Measurements And Results: Animals were anesthetized with 0.5% isoflurane in 70% nitrous oxide and 30% oxygen. Groups 1 and 2 were artificially ventilated. Animals in group 3 breathed spontaneously. Moderate normocapnic hypoxia was induced in groups 2 and 3 for 1 h by lowering the inspiratory oxygen fraction from 0.35 to 0.11. Mode of ventilation induced at most marginal effects on global cerebrovascular response, cardiovascular regulation, and cerebral oxidative metabolism. However, under normoxic conditions, regional cerebral blood flow of the medulla oblongata, pons, mesencephalon, thalamus, and cerebellum were markedly reduced in artificially ventilated piglets ( P <0.05). Moderate normocapnic hypoxia led to a marked increase in regional cerebral blood flow, which was significantly lower in the medulla oblongata, pons, mesencephalon, thalamus, and cerebellum of artificially ventilated piglets ( P <0.05).

Conclusion: Artificial ventilation clearly induces reduced neuronal activity in the brain stem and cerebellum of newborn piglets. This is suggested by a considerably reduced blood flow in these regions under normoxia and moderate normocapnic hypoxia. However, there is no relevant detrimental effect on cardiovascular regulation and brain oxidative metabolism.
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http://dx.doi.org/10.1007/s00134-003-2007-5DOI Listing
December 2003

Impact of asymmetric intrauterine growth restriction on organ function in newborn piglets.

Eur J Obstet Gynecol Reprod Biol 2003 Sep;110 Suppl 1:S40-9

Institute for Pathophysiology, Friedrich Schiller University, D-07740 Jena, Germany.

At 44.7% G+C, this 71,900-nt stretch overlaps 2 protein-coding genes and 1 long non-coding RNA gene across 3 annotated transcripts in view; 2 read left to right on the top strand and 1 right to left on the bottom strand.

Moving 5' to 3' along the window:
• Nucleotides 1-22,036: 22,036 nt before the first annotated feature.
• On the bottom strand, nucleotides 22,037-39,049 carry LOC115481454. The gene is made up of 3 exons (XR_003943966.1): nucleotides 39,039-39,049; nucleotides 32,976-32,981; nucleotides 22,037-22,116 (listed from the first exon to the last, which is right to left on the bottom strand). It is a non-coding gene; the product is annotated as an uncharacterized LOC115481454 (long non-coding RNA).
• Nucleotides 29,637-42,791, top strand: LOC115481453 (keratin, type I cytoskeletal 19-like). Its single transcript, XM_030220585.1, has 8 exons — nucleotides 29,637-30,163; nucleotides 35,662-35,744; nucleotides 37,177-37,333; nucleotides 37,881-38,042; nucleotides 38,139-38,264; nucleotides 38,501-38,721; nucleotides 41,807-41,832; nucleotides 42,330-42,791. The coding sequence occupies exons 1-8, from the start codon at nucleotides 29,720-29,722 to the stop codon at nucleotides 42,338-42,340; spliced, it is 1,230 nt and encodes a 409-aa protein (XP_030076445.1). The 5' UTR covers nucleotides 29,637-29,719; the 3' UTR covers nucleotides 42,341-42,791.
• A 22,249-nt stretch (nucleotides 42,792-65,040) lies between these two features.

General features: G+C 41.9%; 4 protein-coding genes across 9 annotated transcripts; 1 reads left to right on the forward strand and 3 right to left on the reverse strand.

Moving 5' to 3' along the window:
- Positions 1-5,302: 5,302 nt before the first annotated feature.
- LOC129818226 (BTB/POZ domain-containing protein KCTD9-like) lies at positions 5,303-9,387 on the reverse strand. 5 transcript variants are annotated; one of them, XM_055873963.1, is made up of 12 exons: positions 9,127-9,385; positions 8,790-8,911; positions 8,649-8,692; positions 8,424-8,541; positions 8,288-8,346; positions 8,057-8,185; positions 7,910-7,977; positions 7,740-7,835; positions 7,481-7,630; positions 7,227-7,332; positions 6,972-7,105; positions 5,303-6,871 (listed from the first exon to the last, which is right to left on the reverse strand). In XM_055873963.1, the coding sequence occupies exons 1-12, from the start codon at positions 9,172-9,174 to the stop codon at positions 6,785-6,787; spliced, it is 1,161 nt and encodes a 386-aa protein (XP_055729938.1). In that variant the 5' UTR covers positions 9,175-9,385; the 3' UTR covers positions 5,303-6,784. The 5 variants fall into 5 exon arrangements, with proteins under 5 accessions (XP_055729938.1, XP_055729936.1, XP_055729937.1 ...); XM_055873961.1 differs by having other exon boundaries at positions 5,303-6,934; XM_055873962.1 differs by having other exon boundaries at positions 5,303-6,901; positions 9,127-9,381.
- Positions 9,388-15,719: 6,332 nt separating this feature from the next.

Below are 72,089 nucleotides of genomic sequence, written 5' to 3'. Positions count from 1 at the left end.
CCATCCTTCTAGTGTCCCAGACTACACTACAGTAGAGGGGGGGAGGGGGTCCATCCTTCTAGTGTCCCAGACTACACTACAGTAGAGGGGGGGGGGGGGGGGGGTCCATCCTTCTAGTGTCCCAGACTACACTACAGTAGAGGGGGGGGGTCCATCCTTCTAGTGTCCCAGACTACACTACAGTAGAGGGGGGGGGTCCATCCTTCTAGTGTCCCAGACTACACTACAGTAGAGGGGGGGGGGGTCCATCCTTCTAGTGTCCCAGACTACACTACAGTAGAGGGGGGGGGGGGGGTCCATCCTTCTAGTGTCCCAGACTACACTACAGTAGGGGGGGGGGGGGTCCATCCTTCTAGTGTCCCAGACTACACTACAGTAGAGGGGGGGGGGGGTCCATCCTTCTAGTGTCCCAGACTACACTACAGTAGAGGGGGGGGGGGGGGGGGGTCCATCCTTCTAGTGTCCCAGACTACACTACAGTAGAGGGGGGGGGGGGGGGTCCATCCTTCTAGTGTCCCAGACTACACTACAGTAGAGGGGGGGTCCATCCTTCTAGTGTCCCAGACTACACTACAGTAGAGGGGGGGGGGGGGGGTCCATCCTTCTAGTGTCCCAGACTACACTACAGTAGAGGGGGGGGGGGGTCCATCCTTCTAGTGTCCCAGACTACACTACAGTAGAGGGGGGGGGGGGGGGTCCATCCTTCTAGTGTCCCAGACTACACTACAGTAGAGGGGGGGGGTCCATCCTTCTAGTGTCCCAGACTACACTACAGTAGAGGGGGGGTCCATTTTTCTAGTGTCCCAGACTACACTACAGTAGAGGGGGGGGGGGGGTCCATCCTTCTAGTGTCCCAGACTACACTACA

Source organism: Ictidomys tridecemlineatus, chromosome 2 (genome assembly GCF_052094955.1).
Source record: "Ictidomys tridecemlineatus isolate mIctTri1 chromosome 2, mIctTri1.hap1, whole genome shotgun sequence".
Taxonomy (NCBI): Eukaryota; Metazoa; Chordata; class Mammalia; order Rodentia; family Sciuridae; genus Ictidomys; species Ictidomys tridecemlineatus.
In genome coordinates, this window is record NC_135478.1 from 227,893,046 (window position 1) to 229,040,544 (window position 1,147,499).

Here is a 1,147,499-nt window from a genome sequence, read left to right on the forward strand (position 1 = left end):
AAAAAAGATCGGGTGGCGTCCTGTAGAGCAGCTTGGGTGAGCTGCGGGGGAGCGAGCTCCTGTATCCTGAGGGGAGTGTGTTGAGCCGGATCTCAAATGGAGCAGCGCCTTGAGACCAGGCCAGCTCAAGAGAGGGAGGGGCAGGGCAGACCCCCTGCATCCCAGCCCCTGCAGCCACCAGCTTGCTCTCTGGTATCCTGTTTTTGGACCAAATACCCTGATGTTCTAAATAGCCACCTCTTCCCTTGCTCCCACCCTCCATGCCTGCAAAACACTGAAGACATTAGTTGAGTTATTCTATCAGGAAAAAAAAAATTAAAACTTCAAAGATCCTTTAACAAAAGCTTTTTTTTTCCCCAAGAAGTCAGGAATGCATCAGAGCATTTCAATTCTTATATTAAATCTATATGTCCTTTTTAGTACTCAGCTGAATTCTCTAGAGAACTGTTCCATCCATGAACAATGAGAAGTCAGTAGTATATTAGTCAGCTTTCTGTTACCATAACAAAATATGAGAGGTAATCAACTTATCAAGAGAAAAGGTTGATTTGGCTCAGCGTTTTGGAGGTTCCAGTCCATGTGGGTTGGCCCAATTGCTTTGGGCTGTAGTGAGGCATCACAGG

Fetal malnutrition may induce asymmetric intrauterine growth restriction (aIUGR) with long-lasting consequences. Understanding the organ-specific structural and functional effects aIUGR may have on the newborn, and understanding the potential impact on the neonatal response to compromising conditions, appears to be essential for adequate treatment. Therefore, a survey is given of some organ-specific alterations in newborns, which have suffered from aIUGR. We studied these effects in a model of asymmetric intrauterine growth restriction based on the spontaneous occurrence of runting in pigs. We wish to demonstrate that experimental studies in animal models are necessary and helpful to elucidate pathogenetic mechanisms. aIUGR seems to have both beneficial and detrimental effects on the newborn. The development of skeletal muscles (conversion to oxidative type I fibers) and of their vascular supply as well as of the brain dopaminergic activity is accelerated. Also, aIUGR apparently improves the ability to withstand critical periods of gradual oxygen deficit as shown by the maintenance of renal blood flow during severe systemic hypoxia, and by improved cerebrovascular autoregulation in hemorrhagic hypotension. On the other hand, aIUGR leads to the reduction of the number of nephrons and to impaired renal excretory functions with arterial hypertension and chronic renal failure.